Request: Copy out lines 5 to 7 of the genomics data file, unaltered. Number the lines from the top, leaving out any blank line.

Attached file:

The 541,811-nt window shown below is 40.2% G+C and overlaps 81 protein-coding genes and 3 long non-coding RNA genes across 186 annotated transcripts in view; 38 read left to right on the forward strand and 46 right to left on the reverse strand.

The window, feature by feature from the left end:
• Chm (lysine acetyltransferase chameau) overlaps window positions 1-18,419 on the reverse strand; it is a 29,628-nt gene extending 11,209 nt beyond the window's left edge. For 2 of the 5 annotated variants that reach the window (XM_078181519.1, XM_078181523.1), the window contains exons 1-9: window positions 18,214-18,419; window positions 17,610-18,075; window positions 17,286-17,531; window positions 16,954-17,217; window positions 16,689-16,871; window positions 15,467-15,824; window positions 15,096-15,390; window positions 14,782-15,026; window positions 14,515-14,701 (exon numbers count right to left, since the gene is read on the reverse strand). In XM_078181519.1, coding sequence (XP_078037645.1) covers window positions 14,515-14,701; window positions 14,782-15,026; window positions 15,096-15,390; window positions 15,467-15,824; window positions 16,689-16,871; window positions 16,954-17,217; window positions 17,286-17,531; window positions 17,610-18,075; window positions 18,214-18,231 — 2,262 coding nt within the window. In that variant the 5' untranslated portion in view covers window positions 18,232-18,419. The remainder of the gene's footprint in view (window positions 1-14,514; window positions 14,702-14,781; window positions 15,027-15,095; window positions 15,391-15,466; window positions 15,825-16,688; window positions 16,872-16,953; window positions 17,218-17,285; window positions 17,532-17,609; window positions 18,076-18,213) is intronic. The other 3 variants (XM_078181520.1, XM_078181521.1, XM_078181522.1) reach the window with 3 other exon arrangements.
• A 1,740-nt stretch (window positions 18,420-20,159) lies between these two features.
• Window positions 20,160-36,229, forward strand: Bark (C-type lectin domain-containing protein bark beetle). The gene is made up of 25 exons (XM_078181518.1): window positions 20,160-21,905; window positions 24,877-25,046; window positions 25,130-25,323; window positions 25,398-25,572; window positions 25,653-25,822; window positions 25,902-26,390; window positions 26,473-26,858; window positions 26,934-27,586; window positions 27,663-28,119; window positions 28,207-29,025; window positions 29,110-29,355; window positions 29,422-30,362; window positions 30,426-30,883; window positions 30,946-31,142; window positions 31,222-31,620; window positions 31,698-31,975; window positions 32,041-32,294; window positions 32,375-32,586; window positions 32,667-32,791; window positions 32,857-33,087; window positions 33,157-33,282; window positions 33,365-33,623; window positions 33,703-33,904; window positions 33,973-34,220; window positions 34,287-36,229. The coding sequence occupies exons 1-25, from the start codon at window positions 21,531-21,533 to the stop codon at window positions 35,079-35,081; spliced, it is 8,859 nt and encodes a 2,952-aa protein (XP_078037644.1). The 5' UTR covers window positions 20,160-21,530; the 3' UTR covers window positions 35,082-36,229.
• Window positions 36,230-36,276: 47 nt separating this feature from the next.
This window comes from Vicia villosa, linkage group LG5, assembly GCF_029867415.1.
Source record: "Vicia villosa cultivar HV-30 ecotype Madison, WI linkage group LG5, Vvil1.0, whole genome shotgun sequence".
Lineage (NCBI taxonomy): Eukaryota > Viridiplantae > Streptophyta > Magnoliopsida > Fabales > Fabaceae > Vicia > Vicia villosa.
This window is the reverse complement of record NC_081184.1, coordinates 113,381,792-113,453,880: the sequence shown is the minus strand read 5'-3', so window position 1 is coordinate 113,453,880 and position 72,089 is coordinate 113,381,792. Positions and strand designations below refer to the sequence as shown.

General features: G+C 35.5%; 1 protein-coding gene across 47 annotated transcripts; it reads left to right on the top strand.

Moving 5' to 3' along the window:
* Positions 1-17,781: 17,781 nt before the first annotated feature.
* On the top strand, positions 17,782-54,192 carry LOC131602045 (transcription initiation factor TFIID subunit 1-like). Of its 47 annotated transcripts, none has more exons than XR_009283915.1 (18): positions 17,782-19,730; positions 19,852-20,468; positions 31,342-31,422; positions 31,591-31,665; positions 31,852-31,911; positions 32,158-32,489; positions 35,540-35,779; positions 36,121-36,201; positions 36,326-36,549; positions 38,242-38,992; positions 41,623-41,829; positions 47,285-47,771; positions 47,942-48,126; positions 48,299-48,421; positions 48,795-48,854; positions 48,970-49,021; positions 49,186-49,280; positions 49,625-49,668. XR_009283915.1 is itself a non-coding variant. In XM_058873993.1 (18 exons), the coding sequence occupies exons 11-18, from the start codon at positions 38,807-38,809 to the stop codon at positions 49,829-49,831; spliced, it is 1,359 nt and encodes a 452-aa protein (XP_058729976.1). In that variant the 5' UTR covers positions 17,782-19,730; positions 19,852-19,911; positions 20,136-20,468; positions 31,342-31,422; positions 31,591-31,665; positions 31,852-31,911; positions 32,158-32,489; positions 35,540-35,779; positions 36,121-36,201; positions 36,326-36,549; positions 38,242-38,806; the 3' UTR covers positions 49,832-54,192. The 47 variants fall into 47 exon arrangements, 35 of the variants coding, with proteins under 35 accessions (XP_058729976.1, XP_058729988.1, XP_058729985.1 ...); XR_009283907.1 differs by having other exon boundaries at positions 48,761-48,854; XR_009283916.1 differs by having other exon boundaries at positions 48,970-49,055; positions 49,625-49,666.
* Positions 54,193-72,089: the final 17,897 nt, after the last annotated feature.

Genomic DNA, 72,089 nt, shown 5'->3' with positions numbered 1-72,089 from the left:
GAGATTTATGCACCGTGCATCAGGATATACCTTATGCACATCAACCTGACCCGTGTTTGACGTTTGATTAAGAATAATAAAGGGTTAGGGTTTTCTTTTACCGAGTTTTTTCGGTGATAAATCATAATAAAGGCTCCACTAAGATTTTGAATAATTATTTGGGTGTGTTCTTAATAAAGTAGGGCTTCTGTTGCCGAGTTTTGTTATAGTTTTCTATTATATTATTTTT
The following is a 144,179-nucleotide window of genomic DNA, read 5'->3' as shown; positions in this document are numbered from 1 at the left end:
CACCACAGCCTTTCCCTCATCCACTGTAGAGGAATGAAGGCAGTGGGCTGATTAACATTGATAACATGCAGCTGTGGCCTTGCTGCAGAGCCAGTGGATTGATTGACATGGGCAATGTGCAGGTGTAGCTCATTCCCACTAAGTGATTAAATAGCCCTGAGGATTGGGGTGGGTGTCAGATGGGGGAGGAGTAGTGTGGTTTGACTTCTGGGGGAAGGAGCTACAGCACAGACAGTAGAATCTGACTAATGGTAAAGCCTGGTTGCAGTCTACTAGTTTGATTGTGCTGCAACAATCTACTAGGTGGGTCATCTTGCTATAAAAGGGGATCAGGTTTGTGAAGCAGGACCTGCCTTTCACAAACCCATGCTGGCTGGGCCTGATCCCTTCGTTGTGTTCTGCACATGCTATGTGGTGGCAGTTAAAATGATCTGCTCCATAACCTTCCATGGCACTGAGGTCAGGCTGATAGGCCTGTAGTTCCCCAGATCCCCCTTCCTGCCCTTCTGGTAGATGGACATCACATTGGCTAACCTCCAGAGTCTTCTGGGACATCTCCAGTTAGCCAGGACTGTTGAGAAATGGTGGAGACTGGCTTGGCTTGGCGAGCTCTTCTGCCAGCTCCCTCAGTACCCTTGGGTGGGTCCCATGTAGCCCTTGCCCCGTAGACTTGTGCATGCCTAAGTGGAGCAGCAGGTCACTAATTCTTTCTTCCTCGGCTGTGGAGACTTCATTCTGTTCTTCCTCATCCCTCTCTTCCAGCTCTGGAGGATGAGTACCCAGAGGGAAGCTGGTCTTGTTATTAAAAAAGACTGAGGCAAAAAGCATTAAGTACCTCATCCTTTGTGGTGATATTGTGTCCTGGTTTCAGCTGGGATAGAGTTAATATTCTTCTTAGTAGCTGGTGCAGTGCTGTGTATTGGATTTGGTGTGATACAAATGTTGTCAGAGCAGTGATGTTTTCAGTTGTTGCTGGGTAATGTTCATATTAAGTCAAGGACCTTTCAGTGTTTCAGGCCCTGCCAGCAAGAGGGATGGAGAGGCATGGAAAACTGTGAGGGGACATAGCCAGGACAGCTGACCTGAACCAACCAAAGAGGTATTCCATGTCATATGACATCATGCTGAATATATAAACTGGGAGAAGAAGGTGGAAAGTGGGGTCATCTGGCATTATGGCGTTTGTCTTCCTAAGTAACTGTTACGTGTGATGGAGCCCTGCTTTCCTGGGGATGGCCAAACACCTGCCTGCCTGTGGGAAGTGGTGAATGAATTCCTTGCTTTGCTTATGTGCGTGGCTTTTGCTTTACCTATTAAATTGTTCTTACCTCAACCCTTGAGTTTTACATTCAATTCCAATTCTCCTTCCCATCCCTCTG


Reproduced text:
• Window positions 20,160-36,229, forward strand: Bark (C-type lectin domain-containing protein bark beetle). The gene is made up of 25 exons (XM_078181518.1): window positions 20,160-21,905; window positions 24,877-25,046; window positions 25,130-25,323; window positions 25,398-25,572; window positions 25,653-25,822; window positions 25,902-26,390; window positions 26,473-26,858; window positions 26,934-27,586; window positions 27,663-28,119; window positions 28,207-29,025; window positions 29,110-29,355; window positions 29,422-30,362; window positions 30,426-30,883; window positions 30,946-31,142; window positions 31,222-31,620; window positions 31,698-31,975; window positions 32,041-32,294; window positions 32,375-32,586; window positions 32,667-32,791; window positions 32,857-33,087; window positions 33,157-33,282; window positions 33,365-33,623; window positions 33,703-33,904; window positions 33,973-34,220; window positions 34,287-36,229. The coding sequence occupies exons 1-25, from the start codon at window positions 21,531-21,533 to the stop codon at window positions 35,079-35,081; spliced, it is 8,859 nt and encodes a 2,952-aa protein (XP_078037644.1). The 5' UTR covers window positions 20,160-21,530; the 3' UTR covers window positions 35,082-36,229.
• Window positions 36,230-36,276: 47 nt separating this feature from the next.
This window comes from Vicia villosa, linkage group LG5, assembly GCF_029867415.1.